Juan Wauters and The Ramones: A Love Story

Juan Wauters while on tour in Uruguay.

Ramones fandom spans the globe. Juan Wauters while on tour in Uruguay. (Photo: Screen shot/Instagram)

Before he was Juan Wauters—a mellow, sidewalk balladeer and spiritual descendant of Jonathan Richman living in Jackson Heights, Queens—he was just a South American 16-year-old coming of age in Uruguay on the lookout for something good. Then one day, a friend showed Wauters a band called The Ramones.

“It just sounded like nothing I’ve ever heard before…something really strange,” Wauters tells the Observer over the phone. He’s at his parents’ place in Queens getting ready to board a flight the following day, bound for his native country to play a couple shows. It’s his first time doing so as a solo musician, formerly part of lo-fi quartet, The Beets, and now with two records of his own on local imprint, Captured Tracks.  

“There were some guys in the neighborhood that had a wide CD collection and would burn them and sell them to you. I got [Loco Live] like that,” Wauters says. “It came in a blank case with the set list on it. I heard it and I was like, ‘Whoa!’ I never knew much about them. That’s around the time that I started playing music, too, and we started to figure out their songs on the guitar.”

Wauters has spent the afternoon filming a tour promo with some friends and combing through old family photos of his first days in New York City. One of them is a picture his brother hanging from the scaffolding of CBGB’s like monkey bars, sometime in the late-1990s when the now-defunct club and formative home base of The Ramones was on its last legs.

When Wauters immigrated to Queens, he knew “no English at all,” he says. But The Ramones became a kind of cultural vade mecum for him. In addition to language classes, Wauters began dissecting their songs as a way to learn English.

“I mean, they’re pretty basic, but they help you with the grammar and stuff,” he says.

Wauters then found that Ramones—Joey, Johnny, Dee Dee and Tommy—were also from Queens, in nearby Forest Hills. Suddenly, his nascent devotion for the band, born out of a bootleg compact disk, became a vehicle through which to explore his new surroundings.

“I don’t know anybody that is like me and my friends from Queens…[The Ramones] could be like somebody that I went to school with.”

“We didn’t have internet. Like, Wikipedia wasn’t a thing yet. You had to look at a book or hear from someone about things. So, there was a whole mystery around everything,” Wauters says. “The Ramones are kinda like a hidden treasure, you know?”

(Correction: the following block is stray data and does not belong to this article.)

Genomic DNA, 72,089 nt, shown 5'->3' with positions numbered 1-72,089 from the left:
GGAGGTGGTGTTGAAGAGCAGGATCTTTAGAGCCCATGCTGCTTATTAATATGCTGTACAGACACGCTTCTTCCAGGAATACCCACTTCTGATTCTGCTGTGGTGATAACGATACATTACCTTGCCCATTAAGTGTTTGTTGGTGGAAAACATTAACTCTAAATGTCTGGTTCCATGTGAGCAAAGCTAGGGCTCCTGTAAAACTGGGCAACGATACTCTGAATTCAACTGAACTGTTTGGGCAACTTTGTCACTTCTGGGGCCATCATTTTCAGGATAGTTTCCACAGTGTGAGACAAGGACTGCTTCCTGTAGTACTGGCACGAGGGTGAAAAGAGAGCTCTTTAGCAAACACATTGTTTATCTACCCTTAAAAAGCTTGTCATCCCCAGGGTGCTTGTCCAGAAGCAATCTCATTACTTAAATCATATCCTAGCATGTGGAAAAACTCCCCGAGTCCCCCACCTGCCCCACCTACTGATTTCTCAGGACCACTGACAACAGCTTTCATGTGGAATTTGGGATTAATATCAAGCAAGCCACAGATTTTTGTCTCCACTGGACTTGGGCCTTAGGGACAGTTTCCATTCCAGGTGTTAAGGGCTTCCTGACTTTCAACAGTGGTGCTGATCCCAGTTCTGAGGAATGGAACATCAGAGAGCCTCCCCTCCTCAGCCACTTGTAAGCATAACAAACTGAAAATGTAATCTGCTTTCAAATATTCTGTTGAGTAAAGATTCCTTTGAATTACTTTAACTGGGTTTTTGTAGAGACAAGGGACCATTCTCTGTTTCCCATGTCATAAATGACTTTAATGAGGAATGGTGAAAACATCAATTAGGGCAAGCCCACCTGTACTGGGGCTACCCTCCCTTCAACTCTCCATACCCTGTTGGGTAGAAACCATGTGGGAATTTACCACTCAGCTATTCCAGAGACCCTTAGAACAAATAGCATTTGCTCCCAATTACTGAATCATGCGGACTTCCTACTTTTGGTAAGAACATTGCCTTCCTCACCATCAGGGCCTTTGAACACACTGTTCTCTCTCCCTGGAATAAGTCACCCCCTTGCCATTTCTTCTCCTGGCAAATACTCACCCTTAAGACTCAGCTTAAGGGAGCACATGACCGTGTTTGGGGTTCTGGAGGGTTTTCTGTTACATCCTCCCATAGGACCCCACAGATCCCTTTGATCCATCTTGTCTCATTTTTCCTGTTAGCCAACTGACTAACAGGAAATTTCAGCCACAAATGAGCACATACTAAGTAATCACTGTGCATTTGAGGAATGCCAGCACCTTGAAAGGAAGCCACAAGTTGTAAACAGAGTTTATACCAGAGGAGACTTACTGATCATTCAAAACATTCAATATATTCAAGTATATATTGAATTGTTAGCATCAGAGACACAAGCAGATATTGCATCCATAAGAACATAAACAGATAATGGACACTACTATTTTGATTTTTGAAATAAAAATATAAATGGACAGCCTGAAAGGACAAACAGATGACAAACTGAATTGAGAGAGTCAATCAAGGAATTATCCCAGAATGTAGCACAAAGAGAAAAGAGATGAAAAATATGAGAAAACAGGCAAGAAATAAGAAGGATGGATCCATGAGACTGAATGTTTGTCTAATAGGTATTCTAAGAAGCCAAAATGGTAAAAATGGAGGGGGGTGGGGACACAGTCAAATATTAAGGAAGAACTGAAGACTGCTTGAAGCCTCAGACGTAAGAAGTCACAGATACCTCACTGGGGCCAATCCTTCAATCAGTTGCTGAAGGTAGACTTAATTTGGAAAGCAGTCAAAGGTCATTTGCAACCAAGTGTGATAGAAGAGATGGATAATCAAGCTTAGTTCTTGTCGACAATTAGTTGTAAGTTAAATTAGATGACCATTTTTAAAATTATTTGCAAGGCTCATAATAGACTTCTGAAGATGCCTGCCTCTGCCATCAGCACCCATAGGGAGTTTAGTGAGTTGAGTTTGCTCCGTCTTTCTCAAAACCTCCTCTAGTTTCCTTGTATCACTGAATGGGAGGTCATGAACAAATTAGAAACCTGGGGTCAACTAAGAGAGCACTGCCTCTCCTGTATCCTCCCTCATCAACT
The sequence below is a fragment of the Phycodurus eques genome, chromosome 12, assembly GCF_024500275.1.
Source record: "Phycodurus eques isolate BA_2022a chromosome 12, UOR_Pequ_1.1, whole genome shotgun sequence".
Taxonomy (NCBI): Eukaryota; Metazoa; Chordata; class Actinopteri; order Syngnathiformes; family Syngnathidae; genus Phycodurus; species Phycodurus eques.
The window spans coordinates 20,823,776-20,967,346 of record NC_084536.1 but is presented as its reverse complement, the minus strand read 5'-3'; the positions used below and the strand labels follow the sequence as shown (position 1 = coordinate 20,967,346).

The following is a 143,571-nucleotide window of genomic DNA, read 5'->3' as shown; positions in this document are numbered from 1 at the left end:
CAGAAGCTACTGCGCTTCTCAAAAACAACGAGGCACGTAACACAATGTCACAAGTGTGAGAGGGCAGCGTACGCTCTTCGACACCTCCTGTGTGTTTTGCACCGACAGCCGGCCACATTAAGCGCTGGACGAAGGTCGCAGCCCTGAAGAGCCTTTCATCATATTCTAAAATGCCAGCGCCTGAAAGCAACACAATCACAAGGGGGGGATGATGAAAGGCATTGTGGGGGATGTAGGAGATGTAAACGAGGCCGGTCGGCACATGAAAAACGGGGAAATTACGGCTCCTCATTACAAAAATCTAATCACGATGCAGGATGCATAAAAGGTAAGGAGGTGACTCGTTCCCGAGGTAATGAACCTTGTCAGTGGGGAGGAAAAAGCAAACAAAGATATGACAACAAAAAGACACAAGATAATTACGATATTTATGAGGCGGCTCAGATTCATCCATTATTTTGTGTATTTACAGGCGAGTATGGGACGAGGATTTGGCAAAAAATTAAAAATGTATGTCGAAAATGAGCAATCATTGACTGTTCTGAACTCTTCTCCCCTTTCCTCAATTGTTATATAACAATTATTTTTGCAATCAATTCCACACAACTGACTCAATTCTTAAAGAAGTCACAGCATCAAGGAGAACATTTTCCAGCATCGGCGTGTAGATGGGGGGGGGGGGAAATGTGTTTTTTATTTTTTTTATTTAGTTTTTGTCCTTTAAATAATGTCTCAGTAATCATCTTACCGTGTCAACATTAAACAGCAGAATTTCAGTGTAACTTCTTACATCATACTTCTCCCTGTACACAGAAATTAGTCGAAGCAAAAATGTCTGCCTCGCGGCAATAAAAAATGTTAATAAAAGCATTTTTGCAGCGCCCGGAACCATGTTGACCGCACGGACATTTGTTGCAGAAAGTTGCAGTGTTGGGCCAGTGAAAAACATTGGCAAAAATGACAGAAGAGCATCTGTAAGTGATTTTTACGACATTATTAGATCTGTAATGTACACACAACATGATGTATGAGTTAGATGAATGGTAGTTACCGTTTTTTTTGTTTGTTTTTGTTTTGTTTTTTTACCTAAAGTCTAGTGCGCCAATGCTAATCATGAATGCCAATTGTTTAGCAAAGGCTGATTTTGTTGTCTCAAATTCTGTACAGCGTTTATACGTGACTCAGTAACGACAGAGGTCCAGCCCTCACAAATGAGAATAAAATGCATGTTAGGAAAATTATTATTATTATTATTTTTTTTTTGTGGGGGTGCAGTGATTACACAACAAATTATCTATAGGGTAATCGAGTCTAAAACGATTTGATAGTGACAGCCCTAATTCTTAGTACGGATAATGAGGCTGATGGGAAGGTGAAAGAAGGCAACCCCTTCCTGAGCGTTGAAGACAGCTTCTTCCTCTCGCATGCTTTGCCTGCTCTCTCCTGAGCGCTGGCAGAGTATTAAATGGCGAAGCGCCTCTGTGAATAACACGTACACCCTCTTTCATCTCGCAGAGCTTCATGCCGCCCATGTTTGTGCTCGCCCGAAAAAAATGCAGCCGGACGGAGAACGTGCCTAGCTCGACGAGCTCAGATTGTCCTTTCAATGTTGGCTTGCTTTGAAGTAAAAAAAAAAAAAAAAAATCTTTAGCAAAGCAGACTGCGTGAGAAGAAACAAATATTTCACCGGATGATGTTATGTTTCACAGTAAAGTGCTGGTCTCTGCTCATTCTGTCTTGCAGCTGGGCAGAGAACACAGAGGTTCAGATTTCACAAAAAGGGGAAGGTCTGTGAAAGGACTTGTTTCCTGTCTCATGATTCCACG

Up until 2010, the MTA offered what was called the “Fun Pass”—a MetroCard that provided unlimited rides for a 24-hour period. Though aimed at tourists, Wauters used it to his advantage.

“Me and my brother would take the subway and get off at all the different stops—cover up the whole map. Ride the subway all day,” Wauters says. “We actually took the train to Forest Hills a couple times to see the neighborhood, and it was just like our neighborhood…but way more quiet and a little more suburban.”

Wauters found an apostolistic identity in the band as his own career blossomed, particularly as the early-aughts Brooklyn music scene was exploding.

“I don’t know anybody that is like me and my friends from Queens,” Wauters says. “I’m not talking about people who live in Queens. More like people that grew up here, went to school here, have their families here—stuff like that. [The Ramones] could be like somebody that I went to school with.”

Forest Hills, Queens, natives, The Ramones.

Forest Hills, Queens, natives, The Ramones. (Photo: Courtesy The Ramones.)

The immediate influence of The Ramones in Wauters’ music is less obvious—his instrument of choice is a nylon string guitar, and rarely do his tunes come close to the frantic velocity of Dee Dee’s howl of “1-2-3-4!”—but his respect for pop hooks, ear-worm melodies, winking humor and genuine, direct songwriting recalls the Ramones’ formula. 

“I love traditional music, like folk music. Not what people call ‘folk music,’ but more like music of the people,” he says. For Wauters, not only is it the message (“the idea of living through life with the ‘happy struggle,’ you know?”) but the universality of their straightforwardness.

“This music is usually simple, and The Ramones kind of follow that. Three chords. Simple melody. People can sing along. People can relate. Kind of like a lullaby, you know?” Wauters says. “It feels like home no matter where you are.”

And home, whether it be Uruguay or Queens, seems to never be far from Wauters’ mind. A collection of his songs are in Spanish—the triumphant “Asi No Mas,” for example, is a colloquialistic call for perseverance that works equally inside or outside of the hispanosphere, and in some ways, perhaps, exists as a much tamer cousin to The Ramones’ equally anthemic “53 & 3rd.” The same can be said of Wauters’ “Woodside, Queens,” which shares the same kitschy, postcard sentimentalism of Rocket to Russia’s “Rockaway Beach”.

Wauters hints that he might take a sabbatical from touring this summer, and his venture back to Uruguay is part of the process of centering himself. Nonetheless, his studious love for The Ramones and musical craftsmanship endures.

“I look up to these people. I’m more than a fan. I’m interested in what they’ve done. Kinda how someone can be interested in George Washington. They’re not a fan of George Washington,” says Wauters. “Passion is something that’s really good in life. I feel like The Ramones had passion. They followed their dream and they followed that up until the end.”

Juan Wauters and The Ramones: A Love Story